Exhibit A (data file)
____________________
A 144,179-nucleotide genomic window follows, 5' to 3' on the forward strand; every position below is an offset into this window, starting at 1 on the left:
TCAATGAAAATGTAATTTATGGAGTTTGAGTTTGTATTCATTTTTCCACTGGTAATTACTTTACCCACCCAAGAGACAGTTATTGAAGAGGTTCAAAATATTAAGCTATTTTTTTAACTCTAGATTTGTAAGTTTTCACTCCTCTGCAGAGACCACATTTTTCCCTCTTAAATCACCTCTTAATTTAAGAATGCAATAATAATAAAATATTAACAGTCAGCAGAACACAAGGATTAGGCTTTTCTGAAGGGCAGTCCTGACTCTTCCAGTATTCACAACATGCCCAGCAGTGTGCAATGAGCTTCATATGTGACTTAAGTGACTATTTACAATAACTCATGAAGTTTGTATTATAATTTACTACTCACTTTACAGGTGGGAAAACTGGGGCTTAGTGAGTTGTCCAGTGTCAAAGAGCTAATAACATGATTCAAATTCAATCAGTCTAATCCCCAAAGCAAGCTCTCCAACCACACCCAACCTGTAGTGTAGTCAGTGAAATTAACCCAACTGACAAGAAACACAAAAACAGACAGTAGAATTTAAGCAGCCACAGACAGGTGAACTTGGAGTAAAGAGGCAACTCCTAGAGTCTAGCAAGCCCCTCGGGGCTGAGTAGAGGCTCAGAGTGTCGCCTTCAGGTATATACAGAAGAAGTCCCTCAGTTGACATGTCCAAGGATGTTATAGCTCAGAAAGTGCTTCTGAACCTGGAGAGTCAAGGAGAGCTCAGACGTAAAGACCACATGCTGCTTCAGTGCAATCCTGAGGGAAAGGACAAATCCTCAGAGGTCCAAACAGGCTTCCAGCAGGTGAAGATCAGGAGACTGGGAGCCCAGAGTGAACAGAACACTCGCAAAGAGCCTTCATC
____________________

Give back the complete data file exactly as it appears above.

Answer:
A 144,179-nucleotide genomic window follows, 5' to 3' on the forward strand; every position below is an offset into this window, starting at 1 on the left:
TCAATGAAAATGTAATTTATGGAGTTTGAGTTTGTATTCATTTTTCCACTGGTAATTACTTTACCCACCCAAGAGACAGTTATTGAAGAGGTTCAAAATATTAAGCTATTTTTTTAACTCTAGATTTGTAAGTTTTCACTCCTCTGCAGAGACCACATTTTTCCCTCTTAAATCACCTCTTAATTTAAGAATGCAATAATAATAAAATATTAACAGTCAGCAGAACACAAGGATTAGGCTTTTCTGAAGGGCAGTCCTGACTCTTCCAGTATTCACAACATGCCCAGCAGTGTGCAATGAGCTTCATATGTGACTTAAGTGACTATTTACAATAACTCATGAAGTTTGTATTATAATTTACTACTCACTTTACAGGTGGGAAAACTGGGGCTTAGTGAGTTGTCCAGTGTCAAAGAGCTAATAACATGATTCAAATTCAATCAGTCTAATCCCCAAAGCAAGCTCTCCAACCACACCCAACCTGTAGTGTAGTCAGTGAAATTAACCCAACTGACAAGAAACACAAAAACAGACAGTAGAATTTAAGCAGCCACAGACAGGTGAACTTGGAGTAAAGAGGCAACTCCTAGAGTCTAGCAAGCCCCTCGGGGCTGAGTAGAGGCTCAGAGTGTCGCCTTCAGGTATATACAGAAGAAGTCCCTCAGTTGACATGTCCAAGGATGTTATAGCTCAGAAAGTGCTTCTGAACCTGGAGAGTCAAGGAGAGCTCAGACGTAAAGACCACATGCTGCTTCAGTGCAATCCTGAGGGAAAGGACAAATCCTCAGAGGTCCAAACAGGCTTCCAGCAGGTGAAGATCAGGAGACTGGGAGCCCAGAGTGAACAGAACACTCGCAAAGAGCCTTCATC